Welcome back for part two of our look into NFL endorsement deals, and things you may not know.
Today will be quick, as I’m just going to finish up where I left off listing the rest of the important parts of the endorsement contract.
Click here if you missed part one.
Important Parts of Athlete’s Endorsement Contract, Continued
Adding this clause gives the you the athlete, and/or your attorney/advisor, the right and ability to review all materials featuring the athlete (in relation to the company) prior to being released publicly.
This can protect you from future issues, like if the materials are released and issues arise from it.
If you’re an avid animal lover, or are concerned with having PETA on your back, you might not want the company to make an ad that has a drawing of you stabbing a lion with a spear.
(I know that’s a retarded example, but hopefully you catch my drift.)
If that company was to release something like that without getting your approval, and it caused an uproar, this clause could alleviate you from being legally involved or liable.
The consequences of the company not getting the signed approval from the athlete all depends on how the contract is worded.
When you sign with a company to endorse a product, more than likely the company’s going to ask you to show up for presentations, autograph sessions, and other kinds of appearances and events as a representative of their product(s).
This clause allows both you and the company to be clear on the frequency of the appearances, how much you get “paid” for them, etc., and can even cover the amount of prior notice the company must give you before expecting you to show up for the events.
It’s common for the advisor of the athlete to add in this section that there be a limit on the amount of appearances that come with the contract in it’s natural state, and that additional requests above that limit require additional payments from the company.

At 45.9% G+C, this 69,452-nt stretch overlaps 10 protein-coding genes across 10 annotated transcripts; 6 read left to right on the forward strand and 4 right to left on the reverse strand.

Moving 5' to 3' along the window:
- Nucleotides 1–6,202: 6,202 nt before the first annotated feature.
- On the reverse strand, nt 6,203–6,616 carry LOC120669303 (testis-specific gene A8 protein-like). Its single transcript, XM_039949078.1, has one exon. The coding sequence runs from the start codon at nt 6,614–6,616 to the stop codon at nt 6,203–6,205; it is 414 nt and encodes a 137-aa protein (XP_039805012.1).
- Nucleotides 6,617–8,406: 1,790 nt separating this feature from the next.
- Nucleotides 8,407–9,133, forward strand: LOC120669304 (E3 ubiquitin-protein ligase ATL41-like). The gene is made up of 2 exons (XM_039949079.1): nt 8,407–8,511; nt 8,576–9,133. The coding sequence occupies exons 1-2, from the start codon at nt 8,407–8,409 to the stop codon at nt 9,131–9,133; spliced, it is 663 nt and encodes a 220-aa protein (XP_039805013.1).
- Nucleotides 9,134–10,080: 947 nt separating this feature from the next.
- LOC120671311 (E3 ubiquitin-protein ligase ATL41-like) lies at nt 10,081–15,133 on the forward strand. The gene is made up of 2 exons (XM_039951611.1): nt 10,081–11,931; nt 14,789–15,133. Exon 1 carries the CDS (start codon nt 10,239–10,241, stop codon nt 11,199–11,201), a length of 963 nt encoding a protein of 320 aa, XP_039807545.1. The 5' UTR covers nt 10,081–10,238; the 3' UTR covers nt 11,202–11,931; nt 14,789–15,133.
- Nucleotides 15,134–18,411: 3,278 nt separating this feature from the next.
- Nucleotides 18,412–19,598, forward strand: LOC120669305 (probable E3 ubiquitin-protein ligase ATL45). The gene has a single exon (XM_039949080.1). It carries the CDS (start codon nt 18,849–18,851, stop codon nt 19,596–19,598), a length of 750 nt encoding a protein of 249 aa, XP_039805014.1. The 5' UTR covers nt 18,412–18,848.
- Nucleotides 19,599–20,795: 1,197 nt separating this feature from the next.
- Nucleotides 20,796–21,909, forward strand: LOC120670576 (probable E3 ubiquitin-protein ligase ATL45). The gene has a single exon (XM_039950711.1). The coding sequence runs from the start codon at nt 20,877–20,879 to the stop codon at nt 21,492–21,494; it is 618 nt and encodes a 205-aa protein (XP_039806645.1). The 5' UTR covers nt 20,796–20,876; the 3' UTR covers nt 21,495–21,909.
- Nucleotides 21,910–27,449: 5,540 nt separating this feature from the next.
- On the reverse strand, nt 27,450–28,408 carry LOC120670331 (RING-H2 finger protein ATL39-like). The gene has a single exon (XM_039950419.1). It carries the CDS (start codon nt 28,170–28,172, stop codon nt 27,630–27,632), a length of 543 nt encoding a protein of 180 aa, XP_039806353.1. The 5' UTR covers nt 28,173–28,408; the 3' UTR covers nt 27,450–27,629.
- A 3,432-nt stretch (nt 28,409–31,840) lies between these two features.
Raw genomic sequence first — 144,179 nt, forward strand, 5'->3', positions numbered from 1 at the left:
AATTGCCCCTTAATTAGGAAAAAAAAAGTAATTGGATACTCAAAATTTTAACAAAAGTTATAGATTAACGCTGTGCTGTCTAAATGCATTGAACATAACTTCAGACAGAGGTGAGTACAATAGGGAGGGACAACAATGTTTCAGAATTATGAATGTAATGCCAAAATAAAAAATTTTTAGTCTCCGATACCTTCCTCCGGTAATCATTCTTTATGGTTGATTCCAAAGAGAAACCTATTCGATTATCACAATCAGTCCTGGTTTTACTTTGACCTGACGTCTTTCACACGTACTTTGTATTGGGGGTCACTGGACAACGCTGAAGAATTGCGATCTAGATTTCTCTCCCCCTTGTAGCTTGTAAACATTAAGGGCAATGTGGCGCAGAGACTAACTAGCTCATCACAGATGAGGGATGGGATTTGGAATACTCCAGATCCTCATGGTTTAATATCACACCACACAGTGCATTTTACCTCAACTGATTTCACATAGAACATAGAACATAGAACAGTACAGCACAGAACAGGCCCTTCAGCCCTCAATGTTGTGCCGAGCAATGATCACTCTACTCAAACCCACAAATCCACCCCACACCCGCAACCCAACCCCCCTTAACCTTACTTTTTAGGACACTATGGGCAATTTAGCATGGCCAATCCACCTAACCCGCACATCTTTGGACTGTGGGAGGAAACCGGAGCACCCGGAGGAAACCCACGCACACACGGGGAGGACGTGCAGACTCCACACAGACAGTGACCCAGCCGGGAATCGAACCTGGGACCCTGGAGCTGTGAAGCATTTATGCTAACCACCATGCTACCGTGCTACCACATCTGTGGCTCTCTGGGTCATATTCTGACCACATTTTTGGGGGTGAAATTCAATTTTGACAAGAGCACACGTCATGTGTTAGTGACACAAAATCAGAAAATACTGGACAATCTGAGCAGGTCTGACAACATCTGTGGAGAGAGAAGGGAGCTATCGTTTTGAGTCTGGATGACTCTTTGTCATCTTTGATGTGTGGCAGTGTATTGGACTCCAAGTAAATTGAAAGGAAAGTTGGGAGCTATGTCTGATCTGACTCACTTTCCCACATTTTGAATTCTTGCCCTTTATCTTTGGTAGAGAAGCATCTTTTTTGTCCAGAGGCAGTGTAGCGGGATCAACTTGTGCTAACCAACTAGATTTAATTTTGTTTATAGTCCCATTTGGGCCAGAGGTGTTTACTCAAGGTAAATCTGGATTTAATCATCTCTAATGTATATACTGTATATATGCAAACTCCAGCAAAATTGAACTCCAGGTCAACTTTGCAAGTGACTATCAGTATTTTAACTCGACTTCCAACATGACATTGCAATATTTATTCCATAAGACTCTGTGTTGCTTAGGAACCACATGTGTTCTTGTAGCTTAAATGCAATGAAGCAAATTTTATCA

This section should specify to the tee, exactly what products of the company you’re going to be endorsing.
If this isn’t defined properly, it can keep you from pursuing a huge range of products that might compete with other products that company makes.
If your contract advisor or lawyer fails to make sure this is specifically defined, the company might intentionally leave this definition as broad as possible.
For example, let’s say you’re endorsing some type of health drink.
If the Endorsed Products section is loosely defined to only cover “health products,” that could keep you from being able to endorse any type of health product.
This is definitely not in your best interest.
This section defines what both parties will consider a breach of contract, for both the company, as well as yourself, the athlete.
When it comes to what the company defines as a violation, it can be for things like felony convictions, positive drug tests, etc…
As with all contracts, it all depends on what’s worded in the contract and signed by both parties.
As I mentioned, companies can breach the contract as well.
Examples of ways a company can breach the contract can include non payment for services rendered by a specified period of time, and a lot more…
It all depends on what’s negotiated and put in the contract.
In this interview with the Wall Street Journal, Arian Foster discusses business in the NFL, as well as his new $43.5 million contract with the Houston Texans.
Hopefully I shared a few things you might not’ve known.
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